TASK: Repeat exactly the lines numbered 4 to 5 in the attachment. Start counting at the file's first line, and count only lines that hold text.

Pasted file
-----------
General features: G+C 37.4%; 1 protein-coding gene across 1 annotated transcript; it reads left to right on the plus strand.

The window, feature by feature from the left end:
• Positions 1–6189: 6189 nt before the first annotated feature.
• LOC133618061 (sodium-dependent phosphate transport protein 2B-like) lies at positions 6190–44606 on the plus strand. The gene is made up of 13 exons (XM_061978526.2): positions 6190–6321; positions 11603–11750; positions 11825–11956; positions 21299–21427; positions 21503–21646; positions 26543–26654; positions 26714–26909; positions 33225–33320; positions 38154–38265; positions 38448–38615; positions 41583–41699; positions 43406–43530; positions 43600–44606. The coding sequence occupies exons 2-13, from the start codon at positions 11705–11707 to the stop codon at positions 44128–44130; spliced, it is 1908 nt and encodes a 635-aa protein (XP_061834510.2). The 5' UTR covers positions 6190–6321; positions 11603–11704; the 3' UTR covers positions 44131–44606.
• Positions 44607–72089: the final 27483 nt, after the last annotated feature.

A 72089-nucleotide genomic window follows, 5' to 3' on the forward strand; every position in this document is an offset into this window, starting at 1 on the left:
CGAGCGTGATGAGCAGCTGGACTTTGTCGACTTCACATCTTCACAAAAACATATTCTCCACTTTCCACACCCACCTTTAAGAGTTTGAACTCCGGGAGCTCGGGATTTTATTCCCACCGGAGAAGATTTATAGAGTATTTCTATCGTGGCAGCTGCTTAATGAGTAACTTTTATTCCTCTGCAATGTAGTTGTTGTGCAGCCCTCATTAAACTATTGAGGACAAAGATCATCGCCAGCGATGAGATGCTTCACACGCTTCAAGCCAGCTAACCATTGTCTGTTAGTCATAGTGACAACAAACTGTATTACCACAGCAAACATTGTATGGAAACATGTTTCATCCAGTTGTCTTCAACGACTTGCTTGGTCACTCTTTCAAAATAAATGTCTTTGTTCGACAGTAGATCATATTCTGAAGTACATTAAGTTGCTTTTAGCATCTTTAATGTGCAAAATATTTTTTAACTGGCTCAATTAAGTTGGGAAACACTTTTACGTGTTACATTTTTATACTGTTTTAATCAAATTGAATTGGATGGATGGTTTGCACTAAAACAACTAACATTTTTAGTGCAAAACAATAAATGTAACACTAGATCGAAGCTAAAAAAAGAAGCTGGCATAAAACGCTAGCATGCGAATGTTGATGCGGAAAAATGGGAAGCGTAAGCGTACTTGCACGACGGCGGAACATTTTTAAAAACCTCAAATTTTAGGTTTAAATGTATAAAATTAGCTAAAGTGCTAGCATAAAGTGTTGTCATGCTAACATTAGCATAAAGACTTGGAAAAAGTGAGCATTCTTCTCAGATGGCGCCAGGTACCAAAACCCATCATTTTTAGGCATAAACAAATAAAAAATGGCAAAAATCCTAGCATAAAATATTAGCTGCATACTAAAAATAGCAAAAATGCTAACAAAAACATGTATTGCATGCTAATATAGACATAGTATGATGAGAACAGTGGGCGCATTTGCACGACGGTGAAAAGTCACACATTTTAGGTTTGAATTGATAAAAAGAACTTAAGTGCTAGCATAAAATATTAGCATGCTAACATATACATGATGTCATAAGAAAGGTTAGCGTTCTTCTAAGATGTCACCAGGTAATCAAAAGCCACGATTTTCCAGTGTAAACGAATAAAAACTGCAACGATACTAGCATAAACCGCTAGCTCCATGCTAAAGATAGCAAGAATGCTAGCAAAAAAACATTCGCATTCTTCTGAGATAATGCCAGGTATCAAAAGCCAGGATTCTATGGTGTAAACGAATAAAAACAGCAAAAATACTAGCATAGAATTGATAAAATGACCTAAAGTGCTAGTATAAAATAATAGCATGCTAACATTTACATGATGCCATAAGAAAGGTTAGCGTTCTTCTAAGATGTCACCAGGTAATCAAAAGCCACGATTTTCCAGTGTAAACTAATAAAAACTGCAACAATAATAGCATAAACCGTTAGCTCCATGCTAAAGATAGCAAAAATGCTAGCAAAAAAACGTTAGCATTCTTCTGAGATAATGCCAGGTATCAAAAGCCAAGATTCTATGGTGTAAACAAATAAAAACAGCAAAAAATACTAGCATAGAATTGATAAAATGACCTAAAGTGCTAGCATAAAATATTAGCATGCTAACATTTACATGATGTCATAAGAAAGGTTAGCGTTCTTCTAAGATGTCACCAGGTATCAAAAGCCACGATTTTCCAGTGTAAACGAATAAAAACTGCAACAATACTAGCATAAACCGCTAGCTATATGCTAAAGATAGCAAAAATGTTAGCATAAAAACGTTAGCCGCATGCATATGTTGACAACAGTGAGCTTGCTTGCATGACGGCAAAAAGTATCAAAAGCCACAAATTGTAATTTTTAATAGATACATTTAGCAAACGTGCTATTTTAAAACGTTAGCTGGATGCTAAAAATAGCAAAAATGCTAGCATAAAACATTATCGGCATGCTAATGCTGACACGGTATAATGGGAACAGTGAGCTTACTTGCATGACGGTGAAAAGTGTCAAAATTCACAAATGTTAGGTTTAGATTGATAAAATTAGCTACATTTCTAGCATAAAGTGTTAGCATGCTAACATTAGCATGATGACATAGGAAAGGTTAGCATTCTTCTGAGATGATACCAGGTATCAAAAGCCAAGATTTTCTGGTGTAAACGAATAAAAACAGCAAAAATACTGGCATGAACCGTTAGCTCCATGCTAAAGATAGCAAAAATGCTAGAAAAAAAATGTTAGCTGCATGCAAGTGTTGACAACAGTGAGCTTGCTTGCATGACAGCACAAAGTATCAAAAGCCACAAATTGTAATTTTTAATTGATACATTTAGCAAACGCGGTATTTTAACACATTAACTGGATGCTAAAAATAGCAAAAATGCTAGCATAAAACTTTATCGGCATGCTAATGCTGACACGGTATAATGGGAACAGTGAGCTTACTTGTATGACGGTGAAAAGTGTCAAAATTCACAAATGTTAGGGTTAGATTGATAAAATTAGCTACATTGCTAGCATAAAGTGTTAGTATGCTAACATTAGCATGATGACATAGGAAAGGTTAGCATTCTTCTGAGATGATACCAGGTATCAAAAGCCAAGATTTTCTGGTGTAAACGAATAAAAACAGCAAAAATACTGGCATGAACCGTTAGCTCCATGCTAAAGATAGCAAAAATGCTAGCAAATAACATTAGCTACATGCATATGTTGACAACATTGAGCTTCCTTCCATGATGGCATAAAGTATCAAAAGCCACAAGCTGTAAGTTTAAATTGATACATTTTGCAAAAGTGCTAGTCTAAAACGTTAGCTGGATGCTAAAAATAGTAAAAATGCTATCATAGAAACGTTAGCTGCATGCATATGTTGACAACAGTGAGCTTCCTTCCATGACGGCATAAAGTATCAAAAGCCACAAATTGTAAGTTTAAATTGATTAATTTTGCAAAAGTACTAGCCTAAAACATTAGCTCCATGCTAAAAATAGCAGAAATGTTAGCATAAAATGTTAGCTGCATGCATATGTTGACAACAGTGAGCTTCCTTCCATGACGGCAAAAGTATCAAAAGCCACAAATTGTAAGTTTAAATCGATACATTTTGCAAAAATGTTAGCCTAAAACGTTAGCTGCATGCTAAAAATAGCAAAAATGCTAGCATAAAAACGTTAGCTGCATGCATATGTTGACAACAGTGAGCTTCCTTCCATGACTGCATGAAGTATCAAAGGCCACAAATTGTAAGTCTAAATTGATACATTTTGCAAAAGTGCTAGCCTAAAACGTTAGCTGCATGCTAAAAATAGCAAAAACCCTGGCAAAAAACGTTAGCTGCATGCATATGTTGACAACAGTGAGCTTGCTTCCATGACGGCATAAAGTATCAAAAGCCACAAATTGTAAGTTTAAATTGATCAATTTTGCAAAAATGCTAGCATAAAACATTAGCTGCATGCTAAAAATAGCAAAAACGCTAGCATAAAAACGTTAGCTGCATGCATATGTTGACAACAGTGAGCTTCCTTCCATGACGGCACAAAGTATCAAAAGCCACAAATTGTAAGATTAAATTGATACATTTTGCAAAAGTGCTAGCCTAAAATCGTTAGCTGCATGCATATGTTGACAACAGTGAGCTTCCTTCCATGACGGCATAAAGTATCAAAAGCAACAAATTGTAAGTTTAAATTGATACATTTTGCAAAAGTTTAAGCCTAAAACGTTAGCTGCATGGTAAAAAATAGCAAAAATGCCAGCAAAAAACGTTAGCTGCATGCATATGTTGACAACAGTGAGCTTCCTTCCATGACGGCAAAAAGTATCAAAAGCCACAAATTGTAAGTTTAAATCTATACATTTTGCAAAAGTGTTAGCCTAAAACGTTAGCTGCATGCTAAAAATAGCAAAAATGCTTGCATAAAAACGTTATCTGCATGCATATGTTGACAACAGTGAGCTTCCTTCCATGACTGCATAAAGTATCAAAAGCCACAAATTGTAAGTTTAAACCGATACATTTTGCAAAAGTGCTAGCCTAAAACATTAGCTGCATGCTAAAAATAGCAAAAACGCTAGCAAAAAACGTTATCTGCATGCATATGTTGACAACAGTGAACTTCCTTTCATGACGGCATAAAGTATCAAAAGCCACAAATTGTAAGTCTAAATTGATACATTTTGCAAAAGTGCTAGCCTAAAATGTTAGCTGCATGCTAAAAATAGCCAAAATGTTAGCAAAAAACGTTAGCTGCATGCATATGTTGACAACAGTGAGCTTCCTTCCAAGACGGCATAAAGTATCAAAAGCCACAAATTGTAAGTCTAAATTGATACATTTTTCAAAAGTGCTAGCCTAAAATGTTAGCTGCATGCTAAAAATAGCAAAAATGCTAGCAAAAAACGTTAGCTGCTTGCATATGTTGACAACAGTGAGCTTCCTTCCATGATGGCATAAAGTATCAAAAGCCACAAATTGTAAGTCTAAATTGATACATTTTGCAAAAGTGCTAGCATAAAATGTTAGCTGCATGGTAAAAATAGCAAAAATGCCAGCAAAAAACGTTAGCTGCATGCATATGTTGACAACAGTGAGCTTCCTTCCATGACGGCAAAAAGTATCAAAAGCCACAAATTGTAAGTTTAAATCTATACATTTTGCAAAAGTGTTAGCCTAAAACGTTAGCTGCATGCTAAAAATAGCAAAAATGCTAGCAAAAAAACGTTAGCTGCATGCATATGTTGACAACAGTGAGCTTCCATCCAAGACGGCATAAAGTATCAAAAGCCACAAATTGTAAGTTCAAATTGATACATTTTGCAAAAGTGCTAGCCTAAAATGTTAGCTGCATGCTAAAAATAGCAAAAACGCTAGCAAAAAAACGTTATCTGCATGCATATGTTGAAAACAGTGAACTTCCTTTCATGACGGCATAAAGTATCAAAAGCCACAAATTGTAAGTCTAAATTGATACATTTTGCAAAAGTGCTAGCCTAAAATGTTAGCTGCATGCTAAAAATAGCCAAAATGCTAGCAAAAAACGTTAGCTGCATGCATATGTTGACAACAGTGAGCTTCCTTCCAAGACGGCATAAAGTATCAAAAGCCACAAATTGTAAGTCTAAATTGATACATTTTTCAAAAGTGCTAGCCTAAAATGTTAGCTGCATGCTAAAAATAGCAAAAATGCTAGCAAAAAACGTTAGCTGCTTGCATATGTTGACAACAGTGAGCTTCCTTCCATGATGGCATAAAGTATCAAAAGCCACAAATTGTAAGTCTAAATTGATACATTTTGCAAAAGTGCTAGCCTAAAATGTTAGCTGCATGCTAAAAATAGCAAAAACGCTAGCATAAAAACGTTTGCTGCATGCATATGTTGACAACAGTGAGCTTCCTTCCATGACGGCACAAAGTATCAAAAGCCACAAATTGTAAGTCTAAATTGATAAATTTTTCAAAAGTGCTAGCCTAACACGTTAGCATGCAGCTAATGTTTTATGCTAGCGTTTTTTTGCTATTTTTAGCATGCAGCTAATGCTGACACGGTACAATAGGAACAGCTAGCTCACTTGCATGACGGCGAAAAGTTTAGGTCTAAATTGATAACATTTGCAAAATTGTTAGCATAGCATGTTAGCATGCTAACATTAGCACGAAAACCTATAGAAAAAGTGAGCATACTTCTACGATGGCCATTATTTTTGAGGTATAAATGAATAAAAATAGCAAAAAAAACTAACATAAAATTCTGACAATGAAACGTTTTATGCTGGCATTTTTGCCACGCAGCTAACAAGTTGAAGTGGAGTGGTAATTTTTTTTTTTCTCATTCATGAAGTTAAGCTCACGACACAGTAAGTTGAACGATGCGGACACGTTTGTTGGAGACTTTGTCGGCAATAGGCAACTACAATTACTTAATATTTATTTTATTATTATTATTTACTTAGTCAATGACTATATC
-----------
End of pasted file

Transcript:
• LOC133618061 (sodium-dependent phosphate transport protein 2B-like) lies at positions 6190–44606 on the plus strand. The gene is made up of 13 exons (XM_061978526.2): positions 6190–6321; positions 11603–11750; positions 11825–11956; positions 21299–21427; positions 21503–21646; positions 26543–26654; positions 26714–26909; positions 33225–33320; positions 38154–38265; positions 38448–38615; positions 41583–41699; positions 43406–43530; positions 43600–44606. The coding sequence occupies exons 2-13, from the start codon at positions 11705–11707 to the stop codon at positions 44128–44130; spliced, it is 1908 nt and encodes a 635-aa protein (XP_061834510.2). The 5' UTR covers positions 6190–6321; positions 11603–11704; the 3' UTR covers positions 44131–44606.
• Positions 44607–72089: the final 27483 nt, after the last annotated feature.